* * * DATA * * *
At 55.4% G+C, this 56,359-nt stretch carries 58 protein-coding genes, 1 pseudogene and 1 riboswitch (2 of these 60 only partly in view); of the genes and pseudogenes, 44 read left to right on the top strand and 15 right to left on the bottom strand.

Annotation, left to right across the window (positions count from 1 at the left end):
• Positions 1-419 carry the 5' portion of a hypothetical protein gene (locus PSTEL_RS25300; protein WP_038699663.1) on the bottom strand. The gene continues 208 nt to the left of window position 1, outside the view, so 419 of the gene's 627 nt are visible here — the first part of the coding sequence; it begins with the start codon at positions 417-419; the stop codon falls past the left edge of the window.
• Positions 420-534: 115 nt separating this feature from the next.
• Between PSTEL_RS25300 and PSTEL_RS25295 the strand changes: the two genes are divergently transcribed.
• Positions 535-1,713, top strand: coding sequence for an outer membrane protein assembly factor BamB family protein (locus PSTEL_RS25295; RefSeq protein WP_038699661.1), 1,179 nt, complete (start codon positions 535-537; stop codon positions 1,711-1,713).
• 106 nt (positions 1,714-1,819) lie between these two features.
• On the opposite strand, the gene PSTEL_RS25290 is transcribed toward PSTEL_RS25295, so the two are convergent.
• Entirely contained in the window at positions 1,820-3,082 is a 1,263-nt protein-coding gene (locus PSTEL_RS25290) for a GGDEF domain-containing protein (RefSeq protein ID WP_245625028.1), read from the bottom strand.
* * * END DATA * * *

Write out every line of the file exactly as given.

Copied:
At 55.4% G+C, this 56,359-nt stretch carries 58 protein-coding genes, 1 pseudogene and 1 riboswitch (2 of these 60 only partly in view); of the genes and pseudogenes, 44 read left to right on the top strand and 15 right to left on the bottom strand.

Annotation, left to right across the window (positions count from 1 at the left end):
• Positions 1-419 carry the 5' portion of a hypothetical protein gene (locus PSTEL_RS25300; protein WP_038699663.1) on the bottom strand. The gene continues 208 nt to the left of window position 1, outside the view, so 419 of the gene's 627 nt are visible here — the first part of the coding sequence; it begins with the start codon at positions 417-419; the stop codon falls past the left edge of the window.
• Positions 420-534: 115 nt separating this feature from the next.
• Between PSTEL_RS25300 and PSTEL_RS25295 the strand changes: the two genes are divergently transcribed.
• Positions 535-1,713, top strand: coding sequence for an outer membrane protein assembly factor BamB family protein (locus PSTEL_RS25295; RefSeq protein WP_038699661.1), 1,179 nt, complete (start codon positions 535-537; stop codon positions 1,711-1,713).
• 106 nt (positions 1,714-1,819) lie between these two features.
• On the opposite strand, the gene PSTEL_RS25290 is transcribed toward PSTEL_RS25295, so the two are convergent.
• Entirely contained in the window at positions 1,820-3,082 is a 1,263-nt protein-coding gene (locus PSTEL_RS25290) for a GGDEF domain-containing protein (RefSeq protein ID WP_245625028.1), read from the bottom strand.